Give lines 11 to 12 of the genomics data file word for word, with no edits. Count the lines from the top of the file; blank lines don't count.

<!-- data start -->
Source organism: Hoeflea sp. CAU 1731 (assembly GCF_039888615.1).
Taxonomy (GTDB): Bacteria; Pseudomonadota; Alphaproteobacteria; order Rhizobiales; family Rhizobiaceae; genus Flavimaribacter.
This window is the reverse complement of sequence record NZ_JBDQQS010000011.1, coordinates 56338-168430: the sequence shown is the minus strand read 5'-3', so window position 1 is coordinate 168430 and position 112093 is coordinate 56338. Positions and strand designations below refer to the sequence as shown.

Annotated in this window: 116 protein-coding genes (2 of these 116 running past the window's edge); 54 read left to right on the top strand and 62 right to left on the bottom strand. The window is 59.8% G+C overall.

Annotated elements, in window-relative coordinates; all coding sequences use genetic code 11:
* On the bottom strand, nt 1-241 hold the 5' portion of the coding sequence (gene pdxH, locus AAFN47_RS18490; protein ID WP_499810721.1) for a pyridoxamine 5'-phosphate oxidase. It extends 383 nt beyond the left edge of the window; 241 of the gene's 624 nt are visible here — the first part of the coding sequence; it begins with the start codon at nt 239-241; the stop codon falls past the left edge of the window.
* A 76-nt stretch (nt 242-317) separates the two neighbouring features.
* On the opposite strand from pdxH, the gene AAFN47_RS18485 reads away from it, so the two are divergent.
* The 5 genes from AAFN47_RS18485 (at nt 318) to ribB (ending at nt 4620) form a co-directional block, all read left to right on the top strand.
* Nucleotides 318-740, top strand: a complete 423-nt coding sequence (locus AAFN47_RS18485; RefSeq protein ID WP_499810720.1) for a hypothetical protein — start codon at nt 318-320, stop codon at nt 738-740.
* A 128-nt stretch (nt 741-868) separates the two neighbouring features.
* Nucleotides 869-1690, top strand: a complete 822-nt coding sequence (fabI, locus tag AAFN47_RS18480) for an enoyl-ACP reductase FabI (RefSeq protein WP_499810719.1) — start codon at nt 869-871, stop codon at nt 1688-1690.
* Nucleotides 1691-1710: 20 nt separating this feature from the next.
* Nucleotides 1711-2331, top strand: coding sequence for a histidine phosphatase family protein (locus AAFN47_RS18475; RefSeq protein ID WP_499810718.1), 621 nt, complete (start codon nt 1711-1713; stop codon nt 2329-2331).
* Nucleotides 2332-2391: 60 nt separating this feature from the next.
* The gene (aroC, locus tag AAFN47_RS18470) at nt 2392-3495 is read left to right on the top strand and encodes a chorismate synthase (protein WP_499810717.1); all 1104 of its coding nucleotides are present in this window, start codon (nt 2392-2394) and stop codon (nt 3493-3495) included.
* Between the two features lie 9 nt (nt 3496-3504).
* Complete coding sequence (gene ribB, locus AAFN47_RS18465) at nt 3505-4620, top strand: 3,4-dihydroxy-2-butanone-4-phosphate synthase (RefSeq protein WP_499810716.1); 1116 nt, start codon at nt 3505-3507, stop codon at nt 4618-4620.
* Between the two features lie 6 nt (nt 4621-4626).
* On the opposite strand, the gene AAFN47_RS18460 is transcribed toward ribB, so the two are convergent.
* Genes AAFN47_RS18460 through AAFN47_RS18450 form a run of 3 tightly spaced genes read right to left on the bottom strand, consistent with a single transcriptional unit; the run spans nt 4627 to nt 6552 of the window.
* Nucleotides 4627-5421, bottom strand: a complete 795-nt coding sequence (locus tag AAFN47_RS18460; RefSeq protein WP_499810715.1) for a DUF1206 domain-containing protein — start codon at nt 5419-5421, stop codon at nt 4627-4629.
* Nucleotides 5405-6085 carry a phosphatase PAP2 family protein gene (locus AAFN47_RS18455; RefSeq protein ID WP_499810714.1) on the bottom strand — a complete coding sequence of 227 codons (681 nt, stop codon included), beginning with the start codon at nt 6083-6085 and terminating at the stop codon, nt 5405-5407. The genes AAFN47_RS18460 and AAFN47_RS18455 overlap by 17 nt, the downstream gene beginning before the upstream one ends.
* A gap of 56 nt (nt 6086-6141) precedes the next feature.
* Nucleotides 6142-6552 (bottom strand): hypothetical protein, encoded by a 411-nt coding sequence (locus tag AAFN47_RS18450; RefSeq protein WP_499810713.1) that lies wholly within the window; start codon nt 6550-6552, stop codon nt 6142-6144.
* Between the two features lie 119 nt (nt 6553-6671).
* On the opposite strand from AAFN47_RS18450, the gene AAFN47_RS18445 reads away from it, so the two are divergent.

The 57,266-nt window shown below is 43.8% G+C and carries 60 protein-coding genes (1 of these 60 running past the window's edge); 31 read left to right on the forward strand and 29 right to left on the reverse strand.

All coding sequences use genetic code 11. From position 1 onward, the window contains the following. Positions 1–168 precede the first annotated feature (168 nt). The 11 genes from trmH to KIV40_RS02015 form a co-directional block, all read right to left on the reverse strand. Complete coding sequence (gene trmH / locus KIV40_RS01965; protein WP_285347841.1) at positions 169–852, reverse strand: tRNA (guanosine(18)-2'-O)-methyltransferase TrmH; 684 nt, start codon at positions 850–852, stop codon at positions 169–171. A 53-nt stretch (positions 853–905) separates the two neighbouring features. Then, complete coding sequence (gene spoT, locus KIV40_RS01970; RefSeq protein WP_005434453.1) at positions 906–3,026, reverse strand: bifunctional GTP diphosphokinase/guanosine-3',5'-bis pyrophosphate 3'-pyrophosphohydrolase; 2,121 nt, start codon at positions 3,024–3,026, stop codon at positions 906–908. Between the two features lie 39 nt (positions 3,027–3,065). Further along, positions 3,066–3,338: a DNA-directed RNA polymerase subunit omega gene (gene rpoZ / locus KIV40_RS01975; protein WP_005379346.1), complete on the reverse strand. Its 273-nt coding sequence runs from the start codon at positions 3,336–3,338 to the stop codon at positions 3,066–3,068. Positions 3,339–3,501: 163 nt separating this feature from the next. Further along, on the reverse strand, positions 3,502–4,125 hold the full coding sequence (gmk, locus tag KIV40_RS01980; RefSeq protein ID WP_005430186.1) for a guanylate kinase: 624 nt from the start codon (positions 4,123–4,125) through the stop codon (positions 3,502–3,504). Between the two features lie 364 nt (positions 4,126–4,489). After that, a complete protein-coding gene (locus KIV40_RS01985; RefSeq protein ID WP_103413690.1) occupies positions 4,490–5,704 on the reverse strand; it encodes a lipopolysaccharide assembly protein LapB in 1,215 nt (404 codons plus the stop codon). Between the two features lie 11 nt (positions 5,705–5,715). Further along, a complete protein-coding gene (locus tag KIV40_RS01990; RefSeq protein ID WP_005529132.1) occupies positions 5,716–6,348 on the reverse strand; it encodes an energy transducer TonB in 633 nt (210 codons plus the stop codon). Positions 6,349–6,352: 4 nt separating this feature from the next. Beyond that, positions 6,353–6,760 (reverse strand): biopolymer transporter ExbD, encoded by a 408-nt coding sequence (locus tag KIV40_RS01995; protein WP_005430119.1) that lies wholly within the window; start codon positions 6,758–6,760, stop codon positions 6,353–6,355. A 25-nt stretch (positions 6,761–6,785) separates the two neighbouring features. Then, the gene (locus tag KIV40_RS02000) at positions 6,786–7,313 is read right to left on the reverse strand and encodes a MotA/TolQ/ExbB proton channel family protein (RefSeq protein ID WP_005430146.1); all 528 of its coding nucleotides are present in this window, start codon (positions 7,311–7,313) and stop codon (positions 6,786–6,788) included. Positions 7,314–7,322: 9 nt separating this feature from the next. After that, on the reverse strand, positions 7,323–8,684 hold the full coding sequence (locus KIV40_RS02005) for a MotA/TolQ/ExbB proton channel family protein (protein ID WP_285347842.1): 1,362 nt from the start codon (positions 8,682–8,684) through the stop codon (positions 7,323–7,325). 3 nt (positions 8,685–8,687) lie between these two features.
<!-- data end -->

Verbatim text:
* A 128-nt stretch (nt 741-868) separates the two neighbouring features.
* Nucleotides 869-1690, top strand: a complete 822-nt coding sequence (fabI, locus tag AAFN47_RS18480) for an enoyl-ACP reductase FabI (RefSeq protein WP_499810719.1) — start codon at nt 869-871, stop codon at nt 1688-1690.